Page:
Prostitution and Slavery

Date Added: 07 October 2008
Sex-slavery thrives in Spain while the debate rages about whether to regulate prostitution or ban it outright

There is a scene in Book One of Don Quixote when the self-appointed knight errant meets a party of prisoners under guard bound for the galleys. On questioning them, he finds out that one of them is a pimp by profession.  Whereupon Quixote protests that the prisoner

“would not deserve, for mere pimping, to row in the galleys, but rather to command and be admiral of them;”

He then goes on to say that

“there ought to be an inspector and overseer of
them, as in other offices”

Here Don Quixote touches on a subject that is topical today, because there is currently a debate in Spain about whether to abolish or regulate the vice trade.  However Quixote’s concern for regulation was that

"in this way many of the evils would be avoided which are caused by this office and calling being in the hands of stupid and ignorant people, such as women more or less silly, and pages and jesters of little standing and experience, who on the most urgent occasions, and when ingenuity of contrivance is needed, let the crumbs freeze on the way to their mouths, and know not which is their right hand."

Today the debate is driven more for concern for the women. And rightly so. A frightening number of prostitutes working in Spain are foreigners coerced into it against their wills by foreign mafias.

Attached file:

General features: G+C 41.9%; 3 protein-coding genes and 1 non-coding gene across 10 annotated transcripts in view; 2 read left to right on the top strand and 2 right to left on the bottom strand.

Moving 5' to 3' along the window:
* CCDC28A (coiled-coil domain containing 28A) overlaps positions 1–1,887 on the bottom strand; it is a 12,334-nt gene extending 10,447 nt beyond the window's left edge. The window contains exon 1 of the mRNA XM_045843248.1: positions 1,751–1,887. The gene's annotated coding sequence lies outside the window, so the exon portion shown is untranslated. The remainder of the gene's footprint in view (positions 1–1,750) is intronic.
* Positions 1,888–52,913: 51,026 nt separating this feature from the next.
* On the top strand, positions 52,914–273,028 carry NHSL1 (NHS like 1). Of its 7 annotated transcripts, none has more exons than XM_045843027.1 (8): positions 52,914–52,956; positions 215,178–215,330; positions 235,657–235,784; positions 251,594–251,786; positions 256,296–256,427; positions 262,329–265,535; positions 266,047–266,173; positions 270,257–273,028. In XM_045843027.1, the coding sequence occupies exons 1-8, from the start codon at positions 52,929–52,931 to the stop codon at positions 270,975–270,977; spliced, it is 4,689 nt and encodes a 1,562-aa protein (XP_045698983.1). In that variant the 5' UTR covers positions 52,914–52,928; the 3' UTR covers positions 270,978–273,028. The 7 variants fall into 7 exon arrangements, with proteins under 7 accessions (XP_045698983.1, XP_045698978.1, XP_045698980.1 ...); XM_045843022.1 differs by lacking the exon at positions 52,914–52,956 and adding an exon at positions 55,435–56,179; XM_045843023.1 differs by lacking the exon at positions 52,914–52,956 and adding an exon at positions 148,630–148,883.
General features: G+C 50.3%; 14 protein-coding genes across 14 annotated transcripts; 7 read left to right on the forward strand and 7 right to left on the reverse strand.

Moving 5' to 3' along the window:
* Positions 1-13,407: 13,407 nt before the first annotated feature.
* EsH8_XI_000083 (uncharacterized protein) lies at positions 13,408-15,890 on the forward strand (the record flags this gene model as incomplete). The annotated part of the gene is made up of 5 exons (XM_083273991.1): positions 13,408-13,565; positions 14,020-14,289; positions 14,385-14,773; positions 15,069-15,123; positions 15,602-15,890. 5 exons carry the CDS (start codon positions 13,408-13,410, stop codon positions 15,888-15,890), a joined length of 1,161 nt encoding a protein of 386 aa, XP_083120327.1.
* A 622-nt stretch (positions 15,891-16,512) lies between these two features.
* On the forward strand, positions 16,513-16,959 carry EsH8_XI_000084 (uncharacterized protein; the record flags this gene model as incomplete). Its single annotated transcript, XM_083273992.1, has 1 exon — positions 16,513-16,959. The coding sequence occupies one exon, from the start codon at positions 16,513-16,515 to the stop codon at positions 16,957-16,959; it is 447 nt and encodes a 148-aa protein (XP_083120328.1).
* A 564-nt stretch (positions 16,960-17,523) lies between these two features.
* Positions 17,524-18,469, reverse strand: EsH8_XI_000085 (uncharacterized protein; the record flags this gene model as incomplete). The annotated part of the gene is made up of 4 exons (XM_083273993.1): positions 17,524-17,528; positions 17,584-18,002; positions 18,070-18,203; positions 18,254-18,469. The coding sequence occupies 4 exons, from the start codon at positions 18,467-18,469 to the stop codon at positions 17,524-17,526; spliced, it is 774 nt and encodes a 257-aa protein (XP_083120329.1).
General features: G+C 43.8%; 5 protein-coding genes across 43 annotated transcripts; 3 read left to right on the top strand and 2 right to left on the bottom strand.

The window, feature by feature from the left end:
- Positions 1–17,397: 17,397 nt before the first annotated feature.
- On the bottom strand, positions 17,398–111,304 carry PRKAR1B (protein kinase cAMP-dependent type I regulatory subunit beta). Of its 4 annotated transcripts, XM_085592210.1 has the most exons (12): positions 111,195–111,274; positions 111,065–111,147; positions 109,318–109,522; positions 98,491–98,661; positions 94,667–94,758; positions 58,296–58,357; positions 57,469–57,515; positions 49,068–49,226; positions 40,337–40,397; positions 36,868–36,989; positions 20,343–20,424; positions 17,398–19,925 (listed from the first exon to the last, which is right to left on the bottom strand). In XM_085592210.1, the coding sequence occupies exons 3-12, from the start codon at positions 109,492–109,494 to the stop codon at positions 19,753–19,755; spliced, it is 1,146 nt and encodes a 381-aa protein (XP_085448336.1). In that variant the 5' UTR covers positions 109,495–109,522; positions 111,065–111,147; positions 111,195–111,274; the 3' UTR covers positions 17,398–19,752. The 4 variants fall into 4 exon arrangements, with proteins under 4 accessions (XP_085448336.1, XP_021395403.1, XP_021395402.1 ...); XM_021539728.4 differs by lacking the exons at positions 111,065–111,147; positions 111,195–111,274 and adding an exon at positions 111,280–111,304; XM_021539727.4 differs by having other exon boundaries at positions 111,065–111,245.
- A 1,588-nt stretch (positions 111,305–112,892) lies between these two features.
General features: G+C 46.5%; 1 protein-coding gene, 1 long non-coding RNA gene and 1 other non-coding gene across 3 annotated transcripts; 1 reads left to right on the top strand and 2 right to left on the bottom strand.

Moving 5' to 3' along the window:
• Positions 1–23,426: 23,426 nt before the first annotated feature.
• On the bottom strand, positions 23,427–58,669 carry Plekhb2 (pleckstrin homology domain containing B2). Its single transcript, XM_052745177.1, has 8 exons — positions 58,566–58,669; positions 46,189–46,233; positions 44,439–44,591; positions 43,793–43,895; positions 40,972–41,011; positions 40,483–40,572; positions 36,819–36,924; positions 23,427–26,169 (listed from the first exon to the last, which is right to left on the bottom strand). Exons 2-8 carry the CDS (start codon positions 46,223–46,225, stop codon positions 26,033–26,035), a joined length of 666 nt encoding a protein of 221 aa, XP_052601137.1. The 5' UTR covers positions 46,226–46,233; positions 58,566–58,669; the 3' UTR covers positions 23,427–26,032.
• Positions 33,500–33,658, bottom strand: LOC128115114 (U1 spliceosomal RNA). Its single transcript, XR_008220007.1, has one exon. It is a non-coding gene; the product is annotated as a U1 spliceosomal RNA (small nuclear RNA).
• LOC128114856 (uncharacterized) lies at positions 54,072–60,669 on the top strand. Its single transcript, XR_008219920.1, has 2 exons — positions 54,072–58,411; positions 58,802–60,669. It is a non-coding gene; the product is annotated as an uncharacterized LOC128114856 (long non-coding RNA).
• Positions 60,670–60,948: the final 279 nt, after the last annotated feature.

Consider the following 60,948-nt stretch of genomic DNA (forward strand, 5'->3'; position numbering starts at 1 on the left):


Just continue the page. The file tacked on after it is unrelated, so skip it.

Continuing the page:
And Spain certainly provides a fertile soil for the trade to flourish. Whether Quixote’s defence of pimping was intended by Cervantes to be another example of his raving or one of his occasional instances of common sense, they can be seen as symptomatic of a traditional tolerance in Spain for prostitution that continues today. I doubt that anywhere else in Europe is prostitution so widely apparent and accepted. Puticlubs (bars-cum-knocking shops) can be seen, not only on the sides of highways (with substantially occupied car-parks) but in main thoroughfares in the major cities. Quality papers have prostitutes advertising their wares in the back section.

And paying for sex carries much less stigma than elsewhere in Europe. Statistics suggest that about in one in four Spanish men under forty-nine have had sex with a prostitute, while one in seventeen have done so in the last year, making Spanish males – in the words of Giles Tremlett in Ghosts of Spain – “the most enthusiastic brothel Johns of Europe”.

A Spanish film “Airbag” (1997) highlights this lack of opprobrium. It is a comedy about three lads who celebrate the stag night of one of their number by going to a cat-house. While with one of the girls, the groom looses his expensive engagement ring in an inappropriate place, where it is recovered by the owner of the establishment, an evil gangster boss called señor Villambrosa (played by Francisco Rabal).  What follows is a thriller-farce as the three friends drive across Spain to try and recover the ring, avoiding bullets from both Villambrosa and his associates and a rival gang.

The film is highly enjoyable but requires you to suspend (along with disbelief) certain moral misgivings. The pimps are diabolical, controlling and brutalising girls and dealing in drugs as a sideline, but to patronise their clubs is seen as an innocuous laddish thing to do. At no point does it occur to our heroes that their behaviour is helping the bad guys prosper.

However there is now a campaign by the city council of Seville to encourage men to make this association between their licentiousness and the degradation of women.  Posters have now appeared bearing the slogan: “prostitution exists because you pay.  The price includes: humiliation, degradation, violence...”